Iowa and Fran McCaffery’s winter of discontent

Let’s get the unpleasantness out of the way quickly.

The 2017-I8 Iowa basketball team is not good, appears to lack chemistry, is under-achieving and is going to finish at or near the bottom of the Big 10 standings.

A disappointing non-conference season – low-lighted by head-scratching losses to Louisiana and South Dakota State – combined with the team’s worst start in the Big 10 since Fran McCaffery’s first season have sucked much enthusiasm and hope out of Hawkeye basketball fans.

It wasn’t supposed to be this way.

Sure, there were vague worries about not having a “true” point guard and how to replace the remarkably productive Peter Jok. But surely a team returning four starters from a top-half-of-the-conference, near-miss, almost NCAA Tournament caliber team would, at the very least, be highly competitive under its seasoned coach.

Coach McCaffery in a moment of relative calm, considering the circumstances. Photo courtesy Hawkeye Report.

Instead, Iowa is Rutgers-level uncompetitive and quite likely to be underdogs at fellow conference-winless foe Illinois on Thursday night in Champaign.

It looks to be a long winter of discontent in the Hawkeye state, with the only thing turning colder than the temperature likely to be fans’ feelings about the head Hawk in charge.

The discontent is not unwarranted. I do, however, feel the level of vitriol directed at McCaffery may be a bit premature.

Unlike the last time his Hawkeye squad started the conference season 0 and 5 in 2010, the Iowa program has plenty of raw material to work with and a recent history of NCAA tournament appearances. Keep in mind, the 2011-12 team bounced back to win 18 wins the following season and 25 the season after that.

When you look at his coaching tenure overall, McCaffery has notched 10 seasons with 20 or more wins out of the 22 he’s coached. It seems unlikely, then, that a turnaround isn’t possible. Talk of his seat warming up at Iowa is certainly premature, but significant progress, including a return to at the very least the NCAA tournament bubble has to be in play next season, or that seat heater will go from off to simmering.

Here is what I think needs to happen to get the program back on the right track and McCaffery back in the good graces of Hawkeye fans:

· Joe Wieskamp has to be the real deal. Iowa doesn’t get Top 50 basketball talent in its own backyard that often, and when it does, often can’t close the recruiting deal. So just landing the Muscatine phenom was a huge step one. I hate putting so much weight on the shoulders of a freshman, but unless fans see some signs of life and soon, things could get even grimmer. Fortunately, from folks I’ve talked to that follow Eastern Iowa basketball religiously, Wieskamp has the skill set to be a difference making talent early and often. For Fran’s sake, this better come to pass.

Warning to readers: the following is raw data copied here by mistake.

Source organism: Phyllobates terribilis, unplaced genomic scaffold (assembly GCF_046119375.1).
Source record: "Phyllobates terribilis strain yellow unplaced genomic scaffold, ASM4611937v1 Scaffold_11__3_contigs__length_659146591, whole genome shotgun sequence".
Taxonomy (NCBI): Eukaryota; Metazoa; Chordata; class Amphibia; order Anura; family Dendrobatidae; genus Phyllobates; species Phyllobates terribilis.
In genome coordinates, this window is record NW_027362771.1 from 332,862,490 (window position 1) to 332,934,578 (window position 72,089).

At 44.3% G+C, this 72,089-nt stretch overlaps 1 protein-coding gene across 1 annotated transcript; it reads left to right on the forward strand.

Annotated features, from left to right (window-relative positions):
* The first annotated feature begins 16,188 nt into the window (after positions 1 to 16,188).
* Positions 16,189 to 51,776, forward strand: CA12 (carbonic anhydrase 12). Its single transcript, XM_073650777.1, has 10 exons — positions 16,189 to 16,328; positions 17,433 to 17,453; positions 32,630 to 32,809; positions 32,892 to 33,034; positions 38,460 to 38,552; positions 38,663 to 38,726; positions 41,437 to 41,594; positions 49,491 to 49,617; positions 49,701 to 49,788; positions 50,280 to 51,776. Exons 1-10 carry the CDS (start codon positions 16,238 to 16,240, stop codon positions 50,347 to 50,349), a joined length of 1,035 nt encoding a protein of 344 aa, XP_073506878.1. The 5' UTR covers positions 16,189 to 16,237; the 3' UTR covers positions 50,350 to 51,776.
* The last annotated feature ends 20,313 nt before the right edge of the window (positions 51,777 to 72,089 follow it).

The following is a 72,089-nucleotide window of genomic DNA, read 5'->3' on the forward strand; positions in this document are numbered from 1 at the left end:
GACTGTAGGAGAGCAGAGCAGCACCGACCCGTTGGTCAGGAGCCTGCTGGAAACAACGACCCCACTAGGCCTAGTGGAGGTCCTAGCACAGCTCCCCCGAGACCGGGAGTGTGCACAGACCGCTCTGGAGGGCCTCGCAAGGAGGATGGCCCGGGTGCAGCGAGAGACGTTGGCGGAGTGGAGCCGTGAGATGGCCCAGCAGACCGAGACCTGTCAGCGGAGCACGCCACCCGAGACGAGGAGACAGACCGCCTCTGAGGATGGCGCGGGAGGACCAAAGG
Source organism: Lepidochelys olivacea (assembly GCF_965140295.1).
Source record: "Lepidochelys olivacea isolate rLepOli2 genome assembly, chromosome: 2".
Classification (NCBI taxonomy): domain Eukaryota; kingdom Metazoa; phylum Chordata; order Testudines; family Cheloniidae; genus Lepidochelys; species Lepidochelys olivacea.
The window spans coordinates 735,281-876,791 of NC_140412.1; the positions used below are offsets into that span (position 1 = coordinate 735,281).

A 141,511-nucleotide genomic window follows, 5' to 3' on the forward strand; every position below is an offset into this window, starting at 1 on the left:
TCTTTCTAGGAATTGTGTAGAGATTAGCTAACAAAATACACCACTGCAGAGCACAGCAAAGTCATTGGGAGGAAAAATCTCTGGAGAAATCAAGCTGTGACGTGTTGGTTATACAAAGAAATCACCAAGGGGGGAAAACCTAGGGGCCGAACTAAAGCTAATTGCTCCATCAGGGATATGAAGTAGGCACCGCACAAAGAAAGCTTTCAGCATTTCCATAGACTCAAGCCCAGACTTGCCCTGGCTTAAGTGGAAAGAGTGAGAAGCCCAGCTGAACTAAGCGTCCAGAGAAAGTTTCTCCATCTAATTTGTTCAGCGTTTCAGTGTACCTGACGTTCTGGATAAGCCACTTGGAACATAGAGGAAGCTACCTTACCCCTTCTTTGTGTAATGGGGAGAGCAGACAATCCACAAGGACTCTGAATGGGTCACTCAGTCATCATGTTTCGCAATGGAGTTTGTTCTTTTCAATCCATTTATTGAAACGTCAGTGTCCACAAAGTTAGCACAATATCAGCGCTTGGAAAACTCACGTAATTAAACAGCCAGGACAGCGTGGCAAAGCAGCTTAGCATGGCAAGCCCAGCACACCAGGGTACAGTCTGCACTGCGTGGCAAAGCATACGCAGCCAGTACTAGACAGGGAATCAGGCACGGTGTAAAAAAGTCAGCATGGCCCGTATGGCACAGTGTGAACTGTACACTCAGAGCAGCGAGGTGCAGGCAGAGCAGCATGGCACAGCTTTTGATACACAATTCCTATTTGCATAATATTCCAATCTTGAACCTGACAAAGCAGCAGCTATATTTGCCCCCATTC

· Fran needs to chill. Look, busting clipboards, screaming at refs and blowing up at players who make dumb mistakes is something you can get away with when you are winning games and garnering tourney bids. When you lose, it just can’t happen and won’t be accepted. I don’t know if he needs to enroll in a mindfulness course during the offseason or take up a relaxing hobby like crochet, but McCaffery needs to find a way to control his rage. Now, I will take explosive passion over the sad sack, lackluster, head-in-hands routine we got from our last coach any day. But I can’t believe Fran’s obvious and continued anger and frustration is having a positive effect on anyone on a losing team. Fix it.

· Addition by subtraction and find some more guards. Whether through gentle suggestion or out-and-out Creaning, the Iowa roster needs to be rejiggered. We can wail and gnash our teeth forever about how and why Iowa ended up with too many big men and too few backcourt players, but that ain’t gonna fix what’s broken. This offseason needs to see a couple players move on and a full-court press on guard help that can make an instant impact. Period. I don’t care who and I don’t care how, but it has to be done.

If significant progress can be made in these three areas, I really believe we will look back on the 2017-18 season as a wonky aberration in an otherwise successful job at Iowa authored by McCaffery. Much like many successful coaches – including our esteemed and likely College Football Hall of Fame-bound Kirk Ferentz – McCaffery seems to be pretty stubborn. But he’s not stupid.

The first Fran plan brought Iowa back from the brink, resulting in three straight tournament appearances. We are now looking at back-to-back setbacks, which no one enjoys. But if we’ve learned anything from following Iowa football, it’s that deep valleys can be followed quickly by high peaks.

It’s time to start climbing.

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